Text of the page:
Conspiracy Theories About Ancient Aliens: Idiocy, Fabrications, And Lies

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I’ve purposely avoided Ancient Aliens up until now. We had a hunch that if we watched the program—which popularizes improbable, unsupported nonsense about how extraterrestrial visitors have shaped human history—my brain would wriggle its way out of my skull and prowl the planet in search of a gentler host. Or, at the very least, viewing the show would be about equivalent to a weekend binge in Las Vegas in terms of brain cell death. But then we learned that dinosaurs were the subject of the History Channel’s avalanche of pseudoscience. We prepared ourselves for the suffering as we sat back and observed the insane events.

Actually, I’m relieved that my editors forbid me from using foul language on this site. If they did, my review would essentially consist of swear words. we can only attempt to summarize the glossy, documentary-format garbage in a more logical and reader-friendly manner given my limitations.

The fact that my editors forbid me from using foul language on this site makes me happy in fact. If they did, my entire review would consist mainly of foul language. Given my limitations, we are forced to make an effort to summarize the glossy, documentary-format garbage in a more logical and reader-friendly manner.

The Ancient Aliens program contained so many errors that we could spend the entire week refuting them all. The Gish Gallop, named after young earth creationist Duane Gish, is a typical tactic used by cranks and self-styled science detractors. Gish quickly spouted off a succession of misunderstandings and lies to bury his opponent under an avalanche of fictions and distortions when making public speeches regarding evolution and creationism. Even if Gish’s opponent made an effort to free themselves, they would never be able to move far enough forward to be able to confront Gish head-on. The same strategy is used by Ancient Aliens—the fictions come thick and fast.

Contrary to what certain basic cable cranks would claim, aliens did not exterminate Tyrannosaurus and Triceratops. (Photo shot at the Natural History Museum of Los Angeles, courtesy of the author)

While the main plot of the episode is that dinosaurs were wiped out by aliens to make room for our species—a sci-fwe scenario supported by some hilarious, spliced-together dinosaur footage running from strafing alien craft, perhaps a preview of Dinosaurs vs. Aliens the movie—the various ancient alien experts do little more than assert that such a thing must have happened. Surprise, surprise—they don’t actually support their allegations with any facts.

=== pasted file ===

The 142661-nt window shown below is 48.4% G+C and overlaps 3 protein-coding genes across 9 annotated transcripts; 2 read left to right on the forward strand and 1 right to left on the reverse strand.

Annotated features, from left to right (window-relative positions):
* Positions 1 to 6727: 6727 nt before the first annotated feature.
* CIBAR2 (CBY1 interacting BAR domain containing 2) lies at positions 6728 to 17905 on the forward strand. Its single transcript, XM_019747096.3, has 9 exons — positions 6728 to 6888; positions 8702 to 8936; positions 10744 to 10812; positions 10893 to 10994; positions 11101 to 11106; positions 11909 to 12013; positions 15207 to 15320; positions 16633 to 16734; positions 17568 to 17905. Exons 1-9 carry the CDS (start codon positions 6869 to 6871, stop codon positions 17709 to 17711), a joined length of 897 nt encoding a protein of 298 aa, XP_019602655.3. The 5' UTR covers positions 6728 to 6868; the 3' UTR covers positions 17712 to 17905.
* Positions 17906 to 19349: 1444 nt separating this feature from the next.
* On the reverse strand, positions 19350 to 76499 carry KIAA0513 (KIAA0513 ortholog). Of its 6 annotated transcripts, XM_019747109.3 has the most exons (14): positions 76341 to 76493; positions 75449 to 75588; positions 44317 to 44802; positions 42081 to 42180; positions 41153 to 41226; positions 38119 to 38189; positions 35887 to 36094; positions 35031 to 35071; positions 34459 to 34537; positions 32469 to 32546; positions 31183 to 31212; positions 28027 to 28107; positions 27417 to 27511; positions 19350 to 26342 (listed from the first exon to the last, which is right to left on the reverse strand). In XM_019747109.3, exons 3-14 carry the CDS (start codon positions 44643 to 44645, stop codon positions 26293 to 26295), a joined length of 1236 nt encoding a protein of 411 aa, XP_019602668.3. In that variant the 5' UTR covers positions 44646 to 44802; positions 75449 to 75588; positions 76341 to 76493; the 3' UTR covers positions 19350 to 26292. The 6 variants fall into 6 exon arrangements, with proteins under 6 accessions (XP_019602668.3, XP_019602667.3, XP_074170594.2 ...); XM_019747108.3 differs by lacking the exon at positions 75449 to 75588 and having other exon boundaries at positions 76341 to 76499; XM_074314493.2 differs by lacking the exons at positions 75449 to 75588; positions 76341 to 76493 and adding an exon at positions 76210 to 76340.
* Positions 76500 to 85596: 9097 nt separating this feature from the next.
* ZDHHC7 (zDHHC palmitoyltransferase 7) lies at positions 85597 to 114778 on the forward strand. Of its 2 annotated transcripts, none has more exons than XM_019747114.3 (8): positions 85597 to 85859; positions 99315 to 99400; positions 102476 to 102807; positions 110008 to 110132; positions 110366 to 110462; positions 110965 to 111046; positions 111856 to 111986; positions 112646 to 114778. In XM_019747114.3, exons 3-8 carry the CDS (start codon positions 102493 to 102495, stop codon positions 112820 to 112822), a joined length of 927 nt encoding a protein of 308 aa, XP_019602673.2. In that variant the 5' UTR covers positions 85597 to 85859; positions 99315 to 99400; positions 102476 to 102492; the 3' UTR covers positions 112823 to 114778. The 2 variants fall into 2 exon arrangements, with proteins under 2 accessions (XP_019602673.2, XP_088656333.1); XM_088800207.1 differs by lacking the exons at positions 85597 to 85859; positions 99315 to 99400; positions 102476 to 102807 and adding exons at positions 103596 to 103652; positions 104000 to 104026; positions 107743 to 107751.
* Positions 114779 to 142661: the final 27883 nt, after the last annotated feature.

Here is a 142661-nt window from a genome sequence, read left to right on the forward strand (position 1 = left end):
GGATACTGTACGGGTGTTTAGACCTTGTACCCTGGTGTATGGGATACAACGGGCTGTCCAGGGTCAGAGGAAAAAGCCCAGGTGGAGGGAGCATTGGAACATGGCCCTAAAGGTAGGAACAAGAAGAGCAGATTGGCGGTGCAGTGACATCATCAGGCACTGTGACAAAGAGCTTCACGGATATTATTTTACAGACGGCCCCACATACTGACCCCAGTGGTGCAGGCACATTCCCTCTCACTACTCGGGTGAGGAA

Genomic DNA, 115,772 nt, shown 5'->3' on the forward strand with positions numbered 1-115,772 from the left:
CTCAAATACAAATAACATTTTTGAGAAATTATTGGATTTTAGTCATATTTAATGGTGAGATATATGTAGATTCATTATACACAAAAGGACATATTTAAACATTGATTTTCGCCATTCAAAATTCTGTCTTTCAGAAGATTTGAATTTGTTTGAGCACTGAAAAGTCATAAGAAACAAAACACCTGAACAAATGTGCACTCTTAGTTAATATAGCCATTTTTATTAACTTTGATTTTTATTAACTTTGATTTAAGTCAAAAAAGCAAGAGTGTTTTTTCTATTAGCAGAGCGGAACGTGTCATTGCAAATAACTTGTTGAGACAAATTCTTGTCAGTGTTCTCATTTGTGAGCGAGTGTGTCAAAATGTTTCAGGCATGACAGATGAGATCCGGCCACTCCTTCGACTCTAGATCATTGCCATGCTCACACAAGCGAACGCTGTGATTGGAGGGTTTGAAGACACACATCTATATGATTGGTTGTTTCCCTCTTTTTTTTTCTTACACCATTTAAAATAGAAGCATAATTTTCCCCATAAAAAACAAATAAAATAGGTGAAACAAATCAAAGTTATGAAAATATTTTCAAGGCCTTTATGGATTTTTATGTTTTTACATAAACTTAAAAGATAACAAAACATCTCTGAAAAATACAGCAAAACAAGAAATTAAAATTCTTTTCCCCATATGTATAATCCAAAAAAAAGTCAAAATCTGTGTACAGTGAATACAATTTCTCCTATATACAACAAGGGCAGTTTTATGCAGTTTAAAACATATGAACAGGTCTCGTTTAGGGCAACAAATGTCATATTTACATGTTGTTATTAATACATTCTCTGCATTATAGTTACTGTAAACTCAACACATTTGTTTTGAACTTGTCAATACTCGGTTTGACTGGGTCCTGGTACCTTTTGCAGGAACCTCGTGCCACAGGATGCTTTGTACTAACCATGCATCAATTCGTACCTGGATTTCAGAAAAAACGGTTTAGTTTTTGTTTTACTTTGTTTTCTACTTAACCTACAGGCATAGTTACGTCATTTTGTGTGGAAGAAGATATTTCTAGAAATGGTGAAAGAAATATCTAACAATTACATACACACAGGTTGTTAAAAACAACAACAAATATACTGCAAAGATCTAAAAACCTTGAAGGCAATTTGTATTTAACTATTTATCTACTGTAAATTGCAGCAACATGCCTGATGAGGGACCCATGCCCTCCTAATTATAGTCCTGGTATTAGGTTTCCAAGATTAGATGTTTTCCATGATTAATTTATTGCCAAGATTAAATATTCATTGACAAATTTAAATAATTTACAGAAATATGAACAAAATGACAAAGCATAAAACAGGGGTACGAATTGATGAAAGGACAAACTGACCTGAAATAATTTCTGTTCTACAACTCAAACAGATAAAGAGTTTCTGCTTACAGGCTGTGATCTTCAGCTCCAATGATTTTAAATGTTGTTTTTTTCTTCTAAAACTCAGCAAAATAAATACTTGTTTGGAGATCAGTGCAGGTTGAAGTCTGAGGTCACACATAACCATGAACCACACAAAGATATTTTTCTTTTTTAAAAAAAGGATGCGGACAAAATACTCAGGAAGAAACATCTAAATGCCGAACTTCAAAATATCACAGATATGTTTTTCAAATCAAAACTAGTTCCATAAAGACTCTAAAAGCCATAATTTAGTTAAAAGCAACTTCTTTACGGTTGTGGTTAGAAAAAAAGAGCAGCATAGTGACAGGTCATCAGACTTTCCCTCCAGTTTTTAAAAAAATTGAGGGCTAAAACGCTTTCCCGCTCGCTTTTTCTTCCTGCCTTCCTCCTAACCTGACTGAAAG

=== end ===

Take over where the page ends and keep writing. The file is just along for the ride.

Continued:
Instead, they use circumstantial evidence from extreme Christians who are never called that. Creationist Willie E. Dye is acknowledged as a biblical archaeologist without mentioning his young earth creationist beliefs, and creationist Michael Cremo is simply named as the author of Forbidden Archeology. The makers of Ancient Aliens obviously didn’t care about the credentials or subject matter knowledge of the talking heads they used—all that mattered was that someone spoke the proper things in front of the camera.

The creationists didn’t let us down either. Cremo explains, “Some researchers observed human footprints alongside the footprints of dinosaurs,” about halfway through the program. The quotation, which is a remark taken out of context from Cremo’s interview, is heard in a segment when it is claimed that Roland T. Bird, a paleontologist at the American Museum of Natural History, discovered human footprints beside dinosaur tracks near Glen Rose, Texas.

Such a thing wasn’t discovered by Bird. He discovered numerous dinosaur tracks and footprints—one of which he and his team anachronistically positioned behind the AMNH’s “Brontosaurus”—but no human footprints. Strangely enough, though, Bird’s choice to go to the track locations at first was influenced by fake human footprints.

The sale of sauropod and theropod tracks was a cottage industry in the Glen Rose area before Bird discovered the dinosaur footprints. Additionally, a few locals engraved phony human footprints into the same stone. Just before he departed to study the site firsthand, Bird actually observed two of these forgeries at a trading post in Gallup, New Mexico, together with dinosaur tracks removed from the Glen Rose region.

The frauds failed to deceive Bird. He recognized them for what they were and took a considerably greater interest in the authentic dinosaur footprints found in the same stone. However, some dogmatic creationists have placed their faith in fakes and even dinosaur tracks that they have incorrectly interpreted as being real.

A bit later in the episode, Dye makes another appearance to lend his backing to another example of creationist nonsense: the Peruvian Ica Stones. This time, Dye adopts the typical creationist stance that humans and dinosaurs coexisted. These well-known fakes are stones with engravings of people and dinosaurs interacting. Basilio Uschuya, a farmer, and his wife used popular culture portrayals of dinosaurs in novels as inspiration for their creation. Nevertheless, Dye and the Old Aliens program describe the stones as though they were genuine ancient artifacts that document the existence of dinosaurs like Triceratops up until virtually the present.

Dye claims that because the stones are so accurately etched, ancient people must have known a great deal about dinosaurs, even though we know that the precision was achieved by Uschuya diligently replicating mid-20th century dinosaur art. Our narrator just mentions that scientists are dubious about the stones’ provenance.